The Oyster War: A Parallel Universe

The book “The Oyster War” by Summer Brennan is subtitled “The True Story…” If only it were. The title refers to the decade-long battle between the National Park Service — bolstered by some in the environmental community — and an 80-year old family-run oyster farm, which started at Point Reyes National Seashore and ended on the steps of the Supreme Court. The oyster farm — and scientific integrity — ultimately lost the war.

The battle revealed fault lines between wilderness activists and sustainable farming advocates in the largely green community of West Marin, California, and became the poster child for scientific misconduct and lack of a meaningful federal scientific integrity policy.

Unfortunately, while Brennan’s book aspires to tell the definitive account of what transpired, it offers readers a biased, inaccurate, and incomplete picture of that battle. Even worse, Brennan disregards and misrepresents important facts, conveniently downplays or ignores the egregious abuse of science by the oyster farm’s detractors, and fails to interview key actors. The book is brimming with hundreds of errors.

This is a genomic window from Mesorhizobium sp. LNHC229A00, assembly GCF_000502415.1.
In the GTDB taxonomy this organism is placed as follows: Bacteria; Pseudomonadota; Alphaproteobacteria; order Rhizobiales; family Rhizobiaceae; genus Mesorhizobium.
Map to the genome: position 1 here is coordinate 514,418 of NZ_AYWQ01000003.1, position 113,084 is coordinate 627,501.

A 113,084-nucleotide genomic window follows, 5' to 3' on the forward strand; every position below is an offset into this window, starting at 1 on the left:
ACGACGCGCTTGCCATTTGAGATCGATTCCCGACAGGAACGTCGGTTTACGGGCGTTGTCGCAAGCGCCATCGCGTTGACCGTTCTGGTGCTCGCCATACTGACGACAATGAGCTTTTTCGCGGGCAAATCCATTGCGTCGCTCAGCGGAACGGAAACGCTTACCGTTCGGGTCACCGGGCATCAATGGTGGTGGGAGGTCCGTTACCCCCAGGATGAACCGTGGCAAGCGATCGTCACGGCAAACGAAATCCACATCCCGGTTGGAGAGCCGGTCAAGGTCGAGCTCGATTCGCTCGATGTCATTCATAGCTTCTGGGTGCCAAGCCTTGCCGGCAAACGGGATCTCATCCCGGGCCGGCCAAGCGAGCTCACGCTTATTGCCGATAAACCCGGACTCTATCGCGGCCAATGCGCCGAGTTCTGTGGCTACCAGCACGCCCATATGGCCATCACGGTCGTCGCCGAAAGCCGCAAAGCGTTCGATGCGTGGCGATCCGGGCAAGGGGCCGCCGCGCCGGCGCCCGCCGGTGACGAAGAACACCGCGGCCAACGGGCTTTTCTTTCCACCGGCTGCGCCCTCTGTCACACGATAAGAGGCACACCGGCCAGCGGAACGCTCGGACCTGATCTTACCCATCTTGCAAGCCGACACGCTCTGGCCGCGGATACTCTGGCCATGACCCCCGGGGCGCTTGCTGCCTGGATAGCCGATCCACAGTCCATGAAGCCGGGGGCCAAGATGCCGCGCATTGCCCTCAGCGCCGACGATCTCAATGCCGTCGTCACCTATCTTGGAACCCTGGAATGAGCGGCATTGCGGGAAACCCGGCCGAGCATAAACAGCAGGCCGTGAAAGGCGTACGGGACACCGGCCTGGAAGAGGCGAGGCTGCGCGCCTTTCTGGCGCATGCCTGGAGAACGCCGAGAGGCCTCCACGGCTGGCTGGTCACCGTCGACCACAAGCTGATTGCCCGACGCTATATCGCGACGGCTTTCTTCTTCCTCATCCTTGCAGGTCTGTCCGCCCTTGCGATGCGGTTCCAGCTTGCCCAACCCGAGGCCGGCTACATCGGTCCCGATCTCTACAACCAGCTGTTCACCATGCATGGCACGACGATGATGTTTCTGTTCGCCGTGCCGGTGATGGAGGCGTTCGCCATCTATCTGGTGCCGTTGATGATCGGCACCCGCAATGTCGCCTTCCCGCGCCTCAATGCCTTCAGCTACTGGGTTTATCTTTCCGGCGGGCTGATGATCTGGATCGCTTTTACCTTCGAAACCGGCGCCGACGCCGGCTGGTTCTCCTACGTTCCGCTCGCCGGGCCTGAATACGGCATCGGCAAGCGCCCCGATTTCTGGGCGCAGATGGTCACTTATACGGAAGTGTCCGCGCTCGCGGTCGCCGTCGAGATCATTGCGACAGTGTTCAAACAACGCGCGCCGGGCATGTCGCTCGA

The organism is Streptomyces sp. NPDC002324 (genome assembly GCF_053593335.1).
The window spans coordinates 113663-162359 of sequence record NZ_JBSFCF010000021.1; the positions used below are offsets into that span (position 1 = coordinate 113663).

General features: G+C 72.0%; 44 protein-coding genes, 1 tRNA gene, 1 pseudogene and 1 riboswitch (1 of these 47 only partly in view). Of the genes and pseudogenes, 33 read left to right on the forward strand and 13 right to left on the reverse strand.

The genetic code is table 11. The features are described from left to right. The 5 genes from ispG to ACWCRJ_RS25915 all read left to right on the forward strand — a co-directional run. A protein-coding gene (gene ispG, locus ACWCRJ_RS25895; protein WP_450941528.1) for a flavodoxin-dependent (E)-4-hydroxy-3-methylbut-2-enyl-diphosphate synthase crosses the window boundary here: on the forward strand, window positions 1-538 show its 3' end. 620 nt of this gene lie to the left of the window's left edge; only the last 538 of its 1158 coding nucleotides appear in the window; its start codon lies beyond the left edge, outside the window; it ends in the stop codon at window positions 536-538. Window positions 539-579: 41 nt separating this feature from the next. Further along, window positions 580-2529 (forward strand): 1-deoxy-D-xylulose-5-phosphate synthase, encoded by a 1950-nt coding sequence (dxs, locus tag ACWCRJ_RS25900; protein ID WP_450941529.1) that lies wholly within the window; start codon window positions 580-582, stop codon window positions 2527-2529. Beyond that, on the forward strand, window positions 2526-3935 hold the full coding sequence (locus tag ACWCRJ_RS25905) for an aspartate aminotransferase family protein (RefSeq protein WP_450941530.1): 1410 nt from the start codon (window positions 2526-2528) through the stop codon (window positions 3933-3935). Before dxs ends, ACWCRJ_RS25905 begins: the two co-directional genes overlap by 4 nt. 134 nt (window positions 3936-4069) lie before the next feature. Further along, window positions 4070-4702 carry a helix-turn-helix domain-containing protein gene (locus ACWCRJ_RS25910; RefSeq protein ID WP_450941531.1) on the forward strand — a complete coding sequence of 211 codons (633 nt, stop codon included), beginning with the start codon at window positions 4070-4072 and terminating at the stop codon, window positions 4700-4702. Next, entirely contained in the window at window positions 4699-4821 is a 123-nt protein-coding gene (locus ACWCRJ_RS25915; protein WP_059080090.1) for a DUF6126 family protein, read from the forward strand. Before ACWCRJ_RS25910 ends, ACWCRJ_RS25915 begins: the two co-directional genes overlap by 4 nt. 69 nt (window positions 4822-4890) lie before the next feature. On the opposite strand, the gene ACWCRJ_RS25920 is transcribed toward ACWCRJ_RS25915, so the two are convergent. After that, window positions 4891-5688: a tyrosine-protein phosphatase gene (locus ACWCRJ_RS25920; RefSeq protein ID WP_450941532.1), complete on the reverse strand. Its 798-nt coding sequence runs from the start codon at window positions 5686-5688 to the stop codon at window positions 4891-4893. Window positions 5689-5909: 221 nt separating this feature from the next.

The factual problems are evident from the very beginning. The first chapter opens with a colorful story of the author’s tour in 2013 of the oyster beds in Drakes Estero with a farm worker she calls “Oscar” (name changed to protect his identity). She writes that Oscar invited her out on the boat, which upset his manager, who shortly thereafter fired Oscar. A heartfelt story of, as Brennan calls it, “one more casualty in the oyster war.”

The only problem, according to Oscar, is that it’s not true. Oscar’s real name is Hugo Soto. According to Kevin Lunny, owner of the oyster farm, Brennan presented herself to Hugo falsely; she claimed she had been cleared by Lunny —> Read More